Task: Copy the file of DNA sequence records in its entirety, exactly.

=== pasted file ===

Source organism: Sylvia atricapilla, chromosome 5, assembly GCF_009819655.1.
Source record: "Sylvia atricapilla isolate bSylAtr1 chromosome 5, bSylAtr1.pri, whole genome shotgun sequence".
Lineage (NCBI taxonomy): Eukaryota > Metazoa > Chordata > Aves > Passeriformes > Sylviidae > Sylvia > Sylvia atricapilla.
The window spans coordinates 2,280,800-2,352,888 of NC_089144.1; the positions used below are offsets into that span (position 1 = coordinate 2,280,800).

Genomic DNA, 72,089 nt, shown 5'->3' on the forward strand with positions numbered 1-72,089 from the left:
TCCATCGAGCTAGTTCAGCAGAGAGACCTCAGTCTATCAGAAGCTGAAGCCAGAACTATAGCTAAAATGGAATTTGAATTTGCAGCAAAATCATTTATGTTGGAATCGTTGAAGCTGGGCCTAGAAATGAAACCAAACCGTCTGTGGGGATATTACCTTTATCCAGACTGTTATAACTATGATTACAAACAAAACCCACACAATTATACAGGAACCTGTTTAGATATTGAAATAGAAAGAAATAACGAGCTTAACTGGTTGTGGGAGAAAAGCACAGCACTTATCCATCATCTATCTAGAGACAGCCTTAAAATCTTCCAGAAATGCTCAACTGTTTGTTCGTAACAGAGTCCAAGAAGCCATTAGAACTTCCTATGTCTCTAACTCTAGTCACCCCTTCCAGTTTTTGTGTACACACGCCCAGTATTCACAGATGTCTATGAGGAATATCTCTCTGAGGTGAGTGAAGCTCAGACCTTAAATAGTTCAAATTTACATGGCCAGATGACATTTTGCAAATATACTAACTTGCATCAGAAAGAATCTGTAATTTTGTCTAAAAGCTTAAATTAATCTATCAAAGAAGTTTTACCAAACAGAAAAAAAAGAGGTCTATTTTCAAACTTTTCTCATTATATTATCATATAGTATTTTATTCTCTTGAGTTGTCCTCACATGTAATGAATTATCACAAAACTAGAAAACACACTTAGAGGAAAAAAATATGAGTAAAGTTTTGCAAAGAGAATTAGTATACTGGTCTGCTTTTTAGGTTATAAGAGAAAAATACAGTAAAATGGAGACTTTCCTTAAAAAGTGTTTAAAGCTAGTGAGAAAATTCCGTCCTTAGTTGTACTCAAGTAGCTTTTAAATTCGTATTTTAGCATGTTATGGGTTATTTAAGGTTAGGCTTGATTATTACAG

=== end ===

Source organism: Sylvia atricapilla, chromosome 5, assembly GCF_009819655.1.
Source record: "Sylvia atricapilla isolate bSylAtr1 chromosome 5, bSylAtr1.pri, whole genome shotgun sequence".
Lineage (NCBI taxonomy): Eukaryota > Metazoa > Chordata > Aves > Passeriformes > Sylviidae > Sylvia > Sylvia atricapilla.
The window spans coordinates 2,280,800-2,352,888 of NC_089144.1; the positions used below are offsets into that span (position 1 = coordinate 2,280,800).

Genomic DNA, 72,089 nt, shown 5'->3' on the forward strand with positions numbered 1-72,089 from the left:
TCCATCGAGCTAGTTCAGCAGAGAGACCTCAGTCTATCAGAAGCTGAAGCCAGAACTATAGCTAAAATGGAATTTGAATTTGCAGCAAAATCATTTATGTTGGAATCGTTGAAGCTGGGCCTAGAAATGAAACCAAACCGTCTGTGGGGATATTACCTTTATCCAGACTGTTATAACTATGATTACAAACAAAACCCACACAATTATACAGGAACCTGTTTAGATATTGAAATAGAAAGAAATAACGAGCTTAACTGGTTGTGGGAGAAAAGCACAGCACTTATCCATCATCTATCTAGAGACAGCCTTAAAATCTTCCAGAAATGCTCAACTGTTTGTTCGTAACAGAGTCCAAGAAGCCATTAGAACTTCCTATGTCTCTAACTCTAGTCACCCCTTCCAGTTTTTGTGTACACACGCCCAGTATTCACAGATGTCTATGAGGAATATCTCTCTGAGGTGAGTGAAGCTCAGACCTTAAATAGTTCAAATTTACATGGCCAGATGACATTTTGCAAATATACTAACTTGCATCAGAAAGAATCTGTAATTTTGTCTAAAAGCTTAAATTAATCTATCAAAGAAGTTTTACCAAACAGAAAAAAAAGAGGTCTATTTTCAAACTTTTCTCATTATATTATCATATAGTATTTTATTCTCTTGAGTTGTCCTCACATGTAATGAATTATCACAAAACTAGAAAACACACTTAGAGGAAAAAAATATGAGTAAAGTTTTGCAAAGAGAATTAGTATACTGGTCTGCTTTTTAGGTTATAAGAGAAAAATACAGTAAAATGGAGACTTTCCTTAAAAAGTGTTTAAAGCTAGTGAGAAAATTCCGTCCTTAGTTGTACTCAAGTAGCTTTTAAATTCGTATTTTAGCATGTTATGGGTTATTTAAGGTTAGGCTTGATTATTACAG